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Scotland on Sunday published an article on Sunday 11th January entitled"Don't be divorced from reality over pensions". The article discussed pension sharing in divorce settlements, how pension sharing works and expressed the view that women are losing out in divorces as the settlement often fails to take account of the pension. This article raises interesting questions about pension sharing in Scottish divorces.

When a couple in Scotland divorce the Matrimonial Property (i.e. the assets built up during the course of the marriage minus any debts) falls to be divided between the parties. The starting point for any division is a 50/50 split although there are various circumstances that can justify an unequal division of matrimonial property.

The respective pensions of the parties that have been built during the course of a marriage constitute one aspect of matrimonial property and therefore require to be considered in any financial settlement on divorce. Pensions are often one of the most valuable matrimonial assets of the divorcing couple.

Pension sharing is possible and regularly forms part of financial settlement on divorce. Pension sharing allows for some of the value of one party's pension to be transferred to the other party on divorce.

Divorcing couples can come to an agreement in relation to the division of matrimonial property between them by way of negotiation. In such circumstances the parties will enter into a contract known as a 'Minute of Agreement' which regulates the financial settlement. If the parties fail to put such an agreement in place the Court can grant orders.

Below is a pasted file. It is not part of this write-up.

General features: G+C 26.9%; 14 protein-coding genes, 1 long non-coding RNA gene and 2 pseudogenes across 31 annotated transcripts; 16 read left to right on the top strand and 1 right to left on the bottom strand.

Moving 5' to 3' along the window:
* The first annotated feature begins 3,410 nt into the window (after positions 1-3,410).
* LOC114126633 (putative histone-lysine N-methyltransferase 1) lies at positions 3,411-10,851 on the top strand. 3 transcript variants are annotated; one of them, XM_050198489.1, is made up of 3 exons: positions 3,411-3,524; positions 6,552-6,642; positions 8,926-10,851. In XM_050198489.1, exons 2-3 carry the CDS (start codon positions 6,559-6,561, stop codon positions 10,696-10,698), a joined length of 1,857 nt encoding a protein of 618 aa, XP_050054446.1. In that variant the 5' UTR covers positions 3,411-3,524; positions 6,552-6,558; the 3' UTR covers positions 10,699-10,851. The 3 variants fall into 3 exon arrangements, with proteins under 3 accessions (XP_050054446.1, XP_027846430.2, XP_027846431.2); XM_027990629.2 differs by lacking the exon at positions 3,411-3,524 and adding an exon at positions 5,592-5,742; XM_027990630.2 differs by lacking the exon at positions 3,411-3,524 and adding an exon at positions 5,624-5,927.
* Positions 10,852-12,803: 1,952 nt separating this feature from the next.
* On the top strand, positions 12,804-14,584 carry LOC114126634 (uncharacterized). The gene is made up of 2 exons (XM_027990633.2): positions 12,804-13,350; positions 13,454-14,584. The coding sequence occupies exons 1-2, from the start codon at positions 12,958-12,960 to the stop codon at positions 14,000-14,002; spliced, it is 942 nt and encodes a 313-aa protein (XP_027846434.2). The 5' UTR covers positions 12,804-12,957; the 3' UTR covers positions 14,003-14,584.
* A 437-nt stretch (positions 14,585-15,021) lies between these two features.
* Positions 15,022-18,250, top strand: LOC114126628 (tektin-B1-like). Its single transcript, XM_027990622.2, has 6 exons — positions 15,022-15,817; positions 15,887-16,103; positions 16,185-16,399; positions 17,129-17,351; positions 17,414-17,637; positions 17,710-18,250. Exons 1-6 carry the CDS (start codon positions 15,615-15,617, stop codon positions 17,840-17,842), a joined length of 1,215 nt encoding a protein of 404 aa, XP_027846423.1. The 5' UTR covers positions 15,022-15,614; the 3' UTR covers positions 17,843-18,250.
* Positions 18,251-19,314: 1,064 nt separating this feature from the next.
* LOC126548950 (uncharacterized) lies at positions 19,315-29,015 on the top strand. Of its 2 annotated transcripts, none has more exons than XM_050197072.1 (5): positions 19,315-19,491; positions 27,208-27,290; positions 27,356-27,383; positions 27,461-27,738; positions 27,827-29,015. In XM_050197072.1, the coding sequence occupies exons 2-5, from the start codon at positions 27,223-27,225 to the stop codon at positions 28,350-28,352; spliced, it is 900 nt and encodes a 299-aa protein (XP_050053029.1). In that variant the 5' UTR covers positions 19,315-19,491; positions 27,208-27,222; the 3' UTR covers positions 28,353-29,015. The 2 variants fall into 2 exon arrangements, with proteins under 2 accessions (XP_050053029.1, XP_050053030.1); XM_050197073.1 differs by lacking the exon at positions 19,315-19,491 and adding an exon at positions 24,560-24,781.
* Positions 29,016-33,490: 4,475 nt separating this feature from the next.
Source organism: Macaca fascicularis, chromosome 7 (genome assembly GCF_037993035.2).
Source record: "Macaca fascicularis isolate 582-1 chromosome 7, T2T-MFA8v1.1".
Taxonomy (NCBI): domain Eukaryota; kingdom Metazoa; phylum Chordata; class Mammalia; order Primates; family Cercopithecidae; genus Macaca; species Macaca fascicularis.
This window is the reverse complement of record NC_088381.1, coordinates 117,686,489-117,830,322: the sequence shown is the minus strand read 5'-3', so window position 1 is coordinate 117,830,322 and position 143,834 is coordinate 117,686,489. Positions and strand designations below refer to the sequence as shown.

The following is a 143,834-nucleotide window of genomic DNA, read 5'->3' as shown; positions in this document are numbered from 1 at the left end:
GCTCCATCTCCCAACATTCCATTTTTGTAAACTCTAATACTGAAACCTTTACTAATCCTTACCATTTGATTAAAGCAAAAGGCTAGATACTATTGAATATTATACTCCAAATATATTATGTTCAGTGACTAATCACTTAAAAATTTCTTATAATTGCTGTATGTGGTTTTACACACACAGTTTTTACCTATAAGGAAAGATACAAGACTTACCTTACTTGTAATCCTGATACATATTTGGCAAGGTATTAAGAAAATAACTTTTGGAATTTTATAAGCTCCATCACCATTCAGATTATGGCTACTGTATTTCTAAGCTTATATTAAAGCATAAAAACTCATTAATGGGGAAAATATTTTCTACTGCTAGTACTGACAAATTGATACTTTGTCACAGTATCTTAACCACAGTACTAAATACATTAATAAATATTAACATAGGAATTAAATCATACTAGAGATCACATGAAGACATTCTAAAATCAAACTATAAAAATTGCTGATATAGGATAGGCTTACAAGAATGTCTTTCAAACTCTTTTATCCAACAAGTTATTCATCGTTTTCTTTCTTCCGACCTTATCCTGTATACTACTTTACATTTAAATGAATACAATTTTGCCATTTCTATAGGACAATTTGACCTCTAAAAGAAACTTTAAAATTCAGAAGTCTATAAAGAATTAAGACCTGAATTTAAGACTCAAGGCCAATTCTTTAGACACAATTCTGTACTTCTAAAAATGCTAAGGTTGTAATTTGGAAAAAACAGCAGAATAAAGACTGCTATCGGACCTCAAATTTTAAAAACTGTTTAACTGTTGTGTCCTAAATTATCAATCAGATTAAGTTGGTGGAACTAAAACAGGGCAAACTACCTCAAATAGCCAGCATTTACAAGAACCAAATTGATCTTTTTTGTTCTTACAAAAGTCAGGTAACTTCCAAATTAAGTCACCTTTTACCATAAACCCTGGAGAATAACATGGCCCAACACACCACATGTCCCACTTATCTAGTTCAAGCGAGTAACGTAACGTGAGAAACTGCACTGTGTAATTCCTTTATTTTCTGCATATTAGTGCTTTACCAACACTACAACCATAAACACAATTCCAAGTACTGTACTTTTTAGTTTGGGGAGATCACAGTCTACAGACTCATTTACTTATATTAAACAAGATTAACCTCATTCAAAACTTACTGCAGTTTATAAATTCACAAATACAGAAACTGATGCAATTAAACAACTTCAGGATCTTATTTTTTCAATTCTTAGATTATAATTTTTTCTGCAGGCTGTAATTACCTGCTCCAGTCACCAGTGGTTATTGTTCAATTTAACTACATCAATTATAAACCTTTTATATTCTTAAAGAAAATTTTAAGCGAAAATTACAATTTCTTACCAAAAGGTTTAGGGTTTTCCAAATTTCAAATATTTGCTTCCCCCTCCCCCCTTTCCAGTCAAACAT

In the Scotland on Sunday article it was suggested that on divorce, women are failing to claim their share in their spouses pension and that"Divorce settlements are still putting woman at risk of financial hardship as they continue to overlook the value of their spouse's pension savings". This is not our experience at Turcan Connell. When we enter into negotiations on behalf of our clients, pensions are something we take into account and they are often a point of negotiation. Our clients' settlements often involve pension sharing agreements and in our experience pensions are not being overlooked in divorce settlements.

The article also suggests that the Court requires making an order before pension sharing can be achieved. This is somewhat misleading as pension sharing can be achieved without a specific order of the court in relation to the pensions. If the parties enter into a Minute of Agreement a pension sharing provision can form part of the agreement, and it often does. There is no specific court order required for the pension sharing agreement to be effective. However, the pension sharing arrangement only comes into effect when divorce is granted. If the parties fail to negotiate a settlement and are required to litigate matters then the court can make orders in relation to the pensions of the parties.

Pensions are one of a number of financial issues which require being resolved when a married couple separates, and if you would like any more information please contact a member of the Divorce and Family Law Team, who can advise on all aspects of family law.

This content was generated prior to Turcan Connell Asset Management Limited operating as Tcam.

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